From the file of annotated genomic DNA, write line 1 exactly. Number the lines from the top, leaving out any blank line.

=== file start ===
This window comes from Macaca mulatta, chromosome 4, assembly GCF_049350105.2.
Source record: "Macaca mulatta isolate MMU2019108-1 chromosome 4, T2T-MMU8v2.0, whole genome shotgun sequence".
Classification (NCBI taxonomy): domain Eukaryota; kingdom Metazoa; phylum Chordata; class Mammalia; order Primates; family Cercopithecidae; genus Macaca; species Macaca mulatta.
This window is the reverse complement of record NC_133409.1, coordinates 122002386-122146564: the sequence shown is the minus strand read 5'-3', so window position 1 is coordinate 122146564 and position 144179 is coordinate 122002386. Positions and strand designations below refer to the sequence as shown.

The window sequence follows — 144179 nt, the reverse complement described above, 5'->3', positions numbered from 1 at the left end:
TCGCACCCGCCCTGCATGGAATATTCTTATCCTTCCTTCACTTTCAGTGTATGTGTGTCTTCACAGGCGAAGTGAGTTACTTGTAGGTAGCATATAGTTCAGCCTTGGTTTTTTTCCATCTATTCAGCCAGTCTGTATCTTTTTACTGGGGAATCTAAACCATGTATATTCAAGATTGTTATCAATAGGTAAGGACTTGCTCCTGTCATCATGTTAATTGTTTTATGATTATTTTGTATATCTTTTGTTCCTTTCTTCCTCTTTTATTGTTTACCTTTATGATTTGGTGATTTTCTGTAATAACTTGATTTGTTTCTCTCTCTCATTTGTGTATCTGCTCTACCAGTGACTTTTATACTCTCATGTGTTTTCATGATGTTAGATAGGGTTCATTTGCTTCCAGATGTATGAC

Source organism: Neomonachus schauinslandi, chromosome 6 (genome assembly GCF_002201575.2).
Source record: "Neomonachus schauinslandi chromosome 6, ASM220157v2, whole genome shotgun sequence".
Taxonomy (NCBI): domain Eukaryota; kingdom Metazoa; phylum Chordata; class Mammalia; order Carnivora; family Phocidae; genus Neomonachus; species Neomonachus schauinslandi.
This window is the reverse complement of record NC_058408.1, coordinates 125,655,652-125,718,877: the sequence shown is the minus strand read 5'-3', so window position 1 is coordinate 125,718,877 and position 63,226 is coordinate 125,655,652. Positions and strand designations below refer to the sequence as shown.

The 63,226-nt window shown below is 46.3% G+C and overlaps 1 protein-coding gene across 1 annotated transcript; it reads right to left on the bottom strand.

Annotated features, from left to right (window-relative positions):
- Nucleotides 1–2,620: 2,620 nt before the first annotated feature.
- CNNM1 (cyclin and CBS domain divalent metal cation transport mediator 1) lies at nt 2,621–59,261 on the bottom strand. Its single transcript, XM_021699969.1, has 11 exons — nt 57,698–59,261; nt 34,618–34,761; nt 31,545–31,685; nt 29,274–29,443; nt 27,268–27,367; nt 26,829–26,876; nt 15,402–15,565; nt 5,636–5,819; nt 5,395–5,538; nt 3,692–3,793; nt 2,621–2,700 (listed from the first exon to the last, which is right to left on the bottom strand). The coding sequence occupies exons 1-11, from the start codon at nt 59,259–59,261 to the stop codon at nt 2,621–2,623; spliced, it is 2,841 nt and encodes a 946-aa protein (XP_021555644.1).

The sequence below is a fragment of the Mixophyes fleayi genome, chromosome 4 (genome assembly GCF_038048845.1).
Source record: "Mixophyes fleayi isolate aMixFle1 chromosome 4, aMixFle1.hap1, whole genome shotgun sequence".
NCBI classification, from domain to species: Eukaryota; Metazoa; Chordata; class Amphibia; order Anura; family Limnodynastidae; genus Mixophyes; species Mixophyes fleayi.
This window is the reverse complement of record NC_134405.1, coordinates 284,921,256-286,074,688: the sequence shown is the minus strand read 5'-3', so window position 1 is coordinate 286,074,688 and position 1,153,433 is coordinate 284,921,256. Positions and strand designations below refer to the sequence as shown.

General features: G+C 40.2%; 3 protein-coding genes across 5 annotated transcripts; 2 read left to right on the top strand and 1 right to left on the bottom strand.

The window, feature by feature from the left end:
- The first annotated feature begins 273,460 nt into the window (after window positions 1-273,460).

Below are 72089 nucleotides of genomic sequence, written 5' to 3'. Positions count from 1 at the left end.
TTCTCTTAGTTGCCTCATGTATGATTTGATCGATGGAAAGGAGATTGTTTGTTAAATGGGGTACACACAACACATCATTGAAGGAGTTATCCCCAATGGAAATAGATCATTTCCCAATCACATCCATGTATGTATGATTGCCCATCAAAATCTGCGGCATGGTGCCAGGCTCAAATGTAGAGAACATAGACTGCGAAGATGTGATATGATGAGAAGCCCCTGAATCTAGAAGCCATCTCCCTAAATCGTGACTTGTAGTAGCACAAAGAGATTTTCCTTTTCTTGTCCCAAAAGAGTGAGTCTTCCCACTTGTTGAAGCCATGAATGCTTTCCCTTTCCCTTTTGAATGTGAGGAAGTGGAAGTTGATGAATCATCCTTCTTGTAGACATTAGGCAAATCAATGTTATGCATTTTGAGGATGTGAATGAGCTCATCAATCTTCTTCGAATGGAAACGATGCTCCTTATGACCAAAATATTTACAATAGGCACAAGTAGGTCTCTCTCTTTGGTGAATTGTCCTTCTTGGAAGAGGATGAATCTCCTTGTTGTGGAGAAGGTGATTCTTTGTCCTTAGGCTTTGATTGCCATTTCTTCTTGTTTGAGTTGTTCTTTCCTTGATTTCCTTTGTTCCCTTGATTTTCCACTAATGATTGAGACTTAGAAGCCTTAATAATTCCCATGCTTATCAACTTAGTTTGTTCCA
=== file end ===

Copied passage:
This window comes from Macaca mulatta, chromosome 4, assembly GCF_049350105.2.